President Obama proclaimed that the 12-nation Pacific Rim free trade pact made public Thursday is the “highest-standard trade agreement in history,” but opponents seized on specific provisions to argue that the final deal does not live up to promises.
The administration hoped that the full release of the thousands of pages of the Trans-Pacific Partnership (TPP), after years of negotiations behind closed doors, would help persuade wavering lawmakers to support the president’s effort to rewrite the rules of trade and investment in a sprawling region to benefit the U.S. economy.
But a wide range of critics — from Ford Motor Co. to environmental groups — said Thursday that seeing the entire text of the deal for the first time only confirmed many of their worst suspicions. The continued opposition of these groups underscores the steep challenge Obama faces in order to win the pact’s ratification in Congress before his term expires.
“I know that past trade agreements haven’t always lived up to the hype. That’s what makes this trade agreement so different, and so important,” Obama wrote in a blog post. “If you take a look at what’s actually in the TPP, you will see that this is, in fact, a new type of trade deal that puts American workers first.”
The next step is for congressional leaders to schedule a vote, but even Republicans who have been supportive of Obama’s trade push reacted cautiously Thursday and gave few clues as to when the deal might be considered.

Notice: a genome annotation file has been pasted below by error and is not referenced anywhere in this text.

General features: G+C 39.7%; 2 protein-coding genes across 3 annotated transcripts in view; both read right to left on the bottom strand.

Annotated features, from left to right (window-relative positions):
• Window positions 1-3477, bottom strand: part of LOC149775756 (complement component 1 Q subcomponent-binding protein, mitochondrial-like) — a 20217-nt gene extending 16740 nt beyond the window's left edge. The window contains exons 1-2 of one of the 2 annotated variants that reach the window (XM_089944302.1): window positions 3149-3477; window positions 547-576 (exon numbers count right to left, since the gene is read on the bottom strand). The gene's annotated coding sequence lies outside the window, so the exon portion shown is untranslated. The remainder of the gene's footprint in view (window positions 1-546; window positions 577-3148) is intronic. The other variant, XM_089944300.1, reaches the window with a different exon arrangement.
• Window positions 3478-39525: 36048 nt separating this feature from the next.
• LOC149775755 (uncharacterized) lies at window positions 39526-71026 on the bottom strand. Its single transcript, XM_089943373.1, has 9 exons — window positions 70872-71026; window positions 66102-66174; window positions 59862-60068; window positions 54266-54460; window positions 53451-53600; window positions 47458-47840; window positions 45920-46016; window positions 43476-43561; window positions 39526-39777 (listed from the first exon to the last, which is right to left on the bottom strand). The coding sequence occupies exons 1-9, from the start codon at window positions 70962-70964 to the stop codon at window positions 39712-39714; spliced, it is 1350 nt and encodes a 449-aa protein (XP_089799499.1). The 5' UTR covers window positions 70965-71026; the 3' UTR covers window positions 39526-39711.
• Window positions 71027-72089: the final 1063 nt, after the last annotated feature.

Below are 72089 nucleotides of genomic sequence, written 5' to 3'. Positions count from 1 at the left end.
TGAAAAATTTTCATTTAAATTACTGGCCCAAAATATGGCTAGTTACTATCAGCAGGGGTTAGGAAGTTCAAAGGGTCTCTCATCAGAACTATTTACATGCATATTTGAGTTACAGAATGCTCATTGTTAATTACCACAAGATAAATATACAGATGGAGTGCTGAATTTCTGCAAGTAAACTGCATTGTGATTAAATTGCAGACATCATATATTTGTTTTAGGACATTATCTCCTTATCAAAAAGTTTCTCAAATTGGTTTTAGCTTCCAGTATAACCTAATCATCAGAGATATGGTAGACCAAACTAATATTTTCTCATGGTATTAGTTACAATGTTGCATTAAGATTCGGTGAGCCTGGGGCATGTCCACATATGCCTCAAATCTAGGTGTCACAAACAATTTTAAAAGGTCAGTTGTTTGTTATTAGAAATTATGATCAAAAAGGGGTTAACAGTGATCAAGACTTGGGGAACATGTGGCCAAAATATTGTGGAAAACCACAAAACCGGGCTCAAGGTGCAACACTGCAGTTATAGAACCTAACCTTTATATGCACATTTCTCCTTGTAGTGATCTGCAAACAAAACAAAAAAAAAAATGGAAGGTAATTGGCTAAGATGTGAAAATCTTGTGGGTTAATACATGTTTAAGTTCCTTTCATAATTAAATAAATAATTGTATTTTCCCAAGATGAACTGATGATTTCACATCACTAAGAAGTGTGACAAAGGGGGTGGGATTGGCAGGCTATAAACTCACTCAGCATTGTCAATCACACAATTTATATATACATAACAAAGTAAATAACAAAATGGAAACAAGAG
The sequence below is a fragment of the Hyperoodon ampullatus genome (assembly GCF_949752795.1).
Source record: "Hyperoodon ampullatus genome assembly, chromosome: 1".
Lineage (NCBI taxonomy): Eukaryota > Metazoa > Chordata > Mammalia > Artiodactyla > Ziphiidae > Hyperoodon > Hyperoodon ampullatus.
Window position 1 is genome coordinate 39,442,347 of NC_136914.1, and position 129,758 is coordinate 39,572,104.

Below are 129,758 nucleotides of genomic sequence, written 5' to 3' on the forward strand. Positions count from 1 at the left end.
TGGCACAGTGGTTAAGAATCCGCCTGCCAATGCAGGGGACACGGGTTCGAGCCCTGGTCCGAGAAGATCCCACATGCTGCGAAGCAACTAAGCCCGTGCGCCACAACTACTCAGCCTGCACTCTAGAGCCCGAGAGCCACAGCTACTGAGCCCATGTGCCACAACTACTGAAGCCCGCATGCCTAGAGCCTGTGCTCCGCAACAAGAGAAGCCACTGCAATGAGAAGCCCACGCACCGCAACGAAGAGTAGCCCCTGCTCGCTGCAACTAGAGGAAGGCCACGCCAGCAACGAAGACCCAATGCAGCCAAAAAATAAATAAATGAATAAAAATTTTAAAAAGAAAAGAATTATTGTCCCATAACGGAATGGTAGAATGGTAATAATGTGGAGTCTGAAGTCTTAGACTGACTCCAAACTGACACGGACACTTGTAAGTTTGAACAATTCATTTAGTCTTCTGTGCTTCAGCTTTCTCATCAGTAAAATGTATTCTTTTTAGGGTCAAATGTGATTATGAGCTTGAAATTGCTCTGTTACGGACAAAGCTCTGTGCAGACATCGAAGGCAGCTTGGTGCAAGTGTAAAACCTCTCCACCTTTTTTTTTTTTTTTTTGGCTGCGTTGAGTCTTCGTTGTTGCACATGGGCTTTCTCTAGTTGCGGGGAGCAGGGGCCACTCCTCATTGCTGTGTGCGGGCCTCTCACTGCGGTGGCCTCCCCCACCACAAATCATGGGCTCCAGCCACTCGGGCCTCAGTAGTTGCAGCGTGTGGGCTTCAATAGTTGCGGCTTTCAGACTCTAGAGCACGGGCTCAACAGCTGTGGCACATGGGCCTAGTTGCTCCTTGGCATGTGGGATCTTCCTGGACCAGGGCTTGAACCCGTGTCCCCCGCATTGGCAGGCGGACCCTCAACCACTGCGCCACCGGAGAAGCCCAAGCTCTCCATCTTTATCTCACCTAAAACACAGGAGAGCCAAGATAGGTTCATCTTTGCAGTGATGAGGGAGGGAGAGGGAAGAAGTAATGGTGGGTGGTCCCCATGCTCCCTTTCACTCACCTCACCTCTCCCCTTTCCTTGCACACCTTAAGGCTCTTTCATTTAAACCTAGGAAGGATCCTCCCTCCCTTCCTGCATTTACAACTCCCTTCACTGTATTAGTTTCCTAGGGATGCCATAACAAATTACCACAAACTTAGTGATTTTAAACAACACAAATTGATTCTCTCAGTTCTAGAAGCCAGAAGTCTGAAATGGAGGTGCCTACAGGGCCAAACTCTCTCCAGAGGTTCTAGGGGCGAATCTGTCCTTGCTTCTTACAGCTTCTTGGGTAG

“Enactment of TPP is going to require the administration to fully explain the benefits of this agreement and what it will mean for American families,” House Speaker Paul D. Ryan (R-Wis.) said in a statement. “I continue to reserve judgement on the path ahead. But I remain hopeful that our negotiators reached an agreement that the House can support because a successful TPP would mean more good jobs for American workers and greater U.S. influence in the world.”
Shortly after the text was released, Obama formally notified Congress of his intent to sign the agreement, but he must wait 90 days before doing so under the terms of the “fast-track” trade powers that lawmakers granted him in the spring. This authority allows the deal to be considered without threat of amendments or filibuster.
White House aides said they were fearful that any delays could jeopardize the carefully negotiated agreement with countries, including Canada, Mexico and Australia, that account for about 36 percent of the world’s gross domestic product.
The political climate around the 2016 presidential campaign — with several leading candidates on both sides publicly opposing the deal — could persuade lawmakers to delay a vote until after the general election or even until a new president takes office.
“We don’t believe that Congress should wait a year before acting,” White House press secretary Josh Earnest said, “but we are respectful of the need to give time to Congress and to the American public to consider the details.”
Obama has said the deal includes the strongest and most enforceable provisions to protect workers and the environment of any trade deal in history and is far stronger than past U.S. deals such as the North American Free Trade Agreement in 1993.
For example, the agreement calls for a phaseout of subsidies some governments now give operators in fisheries that are either overfished or overcapacity, as well as an end to subsidies for vessels engaged in illegal fishing. The parties to the treaty account for a quarter of the global seafood trade, and countries such as Japan have traditionally helped offset the cost of fishing for their domestic industry.